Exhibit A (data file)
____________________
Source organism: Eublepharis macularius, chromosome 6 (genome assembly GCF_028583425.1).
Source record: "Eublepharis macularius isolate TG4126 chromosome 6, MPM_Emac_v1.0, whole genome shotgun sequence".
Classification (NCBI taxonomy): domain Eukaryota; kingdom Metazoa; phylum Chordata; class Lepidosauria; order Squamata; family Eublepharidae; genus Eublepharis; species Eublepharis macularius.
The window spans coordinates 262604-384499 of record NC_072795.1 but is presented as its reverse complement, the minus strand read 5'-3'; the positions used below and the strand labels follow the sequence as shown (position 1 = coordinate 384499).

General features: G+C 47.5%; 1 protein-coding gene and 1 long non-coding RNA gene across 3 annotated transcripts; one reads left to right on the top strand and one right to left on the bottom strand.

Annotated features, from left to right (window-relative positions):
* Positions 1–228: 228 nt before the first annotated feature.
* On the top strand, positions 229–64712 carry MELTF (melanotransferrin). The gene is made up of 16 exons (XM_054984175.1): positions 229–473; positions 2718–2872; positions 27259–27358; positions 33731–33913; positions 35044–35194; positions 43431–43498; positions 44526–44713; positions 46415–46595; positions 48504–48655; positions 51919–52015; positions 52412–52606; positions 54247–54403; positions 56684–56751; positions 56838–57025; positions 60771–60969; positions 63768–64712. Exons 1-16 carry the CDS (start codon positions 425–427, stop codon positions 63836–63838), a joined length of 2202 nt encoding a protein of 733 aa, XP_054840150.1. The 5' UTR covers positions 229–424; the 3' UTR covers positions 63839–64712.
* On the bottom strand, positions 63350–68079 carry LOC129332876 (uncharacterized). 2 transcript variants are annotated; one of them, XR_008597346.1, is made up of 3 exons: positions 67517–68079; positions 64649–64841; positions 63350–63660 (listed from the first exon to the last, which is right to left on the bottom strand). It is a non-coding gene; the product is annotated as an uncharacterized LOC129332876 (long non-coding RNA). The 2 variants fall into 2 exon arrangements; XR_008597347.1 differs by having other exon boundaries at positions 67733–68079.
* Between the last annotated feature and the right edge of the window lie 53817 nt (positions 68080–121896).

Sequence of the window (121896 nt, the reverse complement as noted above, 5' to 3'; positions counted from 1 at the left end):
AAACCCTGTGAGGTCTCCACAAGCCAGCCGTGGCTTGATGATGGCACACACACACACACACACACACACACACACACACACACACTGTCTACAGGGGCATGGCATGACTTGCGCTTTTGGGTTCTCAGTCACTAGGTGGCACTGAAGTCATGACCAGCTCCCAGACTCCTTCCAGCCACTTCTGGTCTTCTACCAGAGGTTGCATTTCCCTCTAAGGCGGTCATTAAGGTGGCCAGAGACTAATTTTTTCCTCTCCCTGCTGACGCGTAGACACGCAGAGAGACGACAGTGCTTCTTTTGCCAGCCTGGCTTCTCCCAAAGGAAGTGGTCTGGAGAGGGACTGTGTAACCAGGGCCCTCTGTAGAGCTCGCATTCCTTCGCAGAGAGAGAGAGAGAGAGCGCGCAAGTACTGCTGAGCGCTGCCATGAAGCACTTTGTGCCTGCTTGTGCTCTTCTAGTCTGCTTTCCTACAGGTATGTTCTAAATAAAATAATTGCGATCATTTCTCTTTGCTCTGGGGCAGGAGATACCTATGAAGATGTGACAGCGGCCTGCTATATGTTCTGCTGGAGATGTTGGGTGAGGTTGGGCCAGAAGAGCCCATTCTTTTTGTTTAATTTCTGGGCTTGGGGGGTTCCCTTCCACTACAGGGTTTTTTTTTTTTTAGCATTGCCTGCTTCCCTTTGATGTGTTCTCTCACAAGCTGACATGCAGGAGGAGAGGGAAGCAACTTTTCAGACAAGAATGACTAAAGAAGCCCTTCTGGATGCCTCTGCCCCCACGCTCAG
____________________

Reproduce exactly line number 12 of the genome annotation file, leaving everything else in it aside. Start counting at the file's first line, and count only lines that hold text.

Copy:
AAACCCTGTGAGGTCTCCACAAGCCAGCCGTGGCTTGATGATGGCACACACACACACACACACACACACACACACACACACACACTGTCTACAGGGGCATGGCATGACTTGCGCTTTTGGGTTCTCAGTCACTAGGTGGCACTGAAGTCATGACCAGCTCCCAGACTCCTTCCAGCCACTTCTGGTCTTCTACCAGAGGTTGCATTTCCCTCTAAGGCGGTCATTAAGGTGGCCAGAGACTAATTTTTTCCTCTCCCTGCTGACGCGTAGACACGCAGAGAGACGACAGTGCTTCTTTTGCCAGCCTGGCTTCTCCCAAAGGAAGTGGTCTGGAGAGGGACTGTGTAACCAGGGCCCTCTGTAGAGCTCGCATTCCTTCGCAGAGAGAGAGAGAGAGAGCGCGCAAGTACTGCTGAGCGCTGCCATGAAGCACTTTGTGCCTGCTTGTGCTCTTCTAGTCTGCTTTCCTACAGGTATGTTCTAAATAAAATAATTGCGATCATTTCTCTTTGCTCTGGGGCAGGAGATACCTATGAAGATGTGACAGCGGCCTGCTATATGTTCTGCTGGAGATGTTGGGTGAGGTTGGGCCAGAAGAGCCCATTCTTTTTGTTTAATTTCTGGGCTTGGGGGGTTCCCTTCCACTACAGGGTTTTTTTTTTTTTAGCATTGCCTGCTTCCCTTTGATGTGTTCTCTCACAAGCTGACATGCAGGAGGAGAGGGAAGCAACTTTTCAGACAAGAATGACTAAAGAAGCCCTTCTGGATGCCTCTGCCCCCACGCTCAG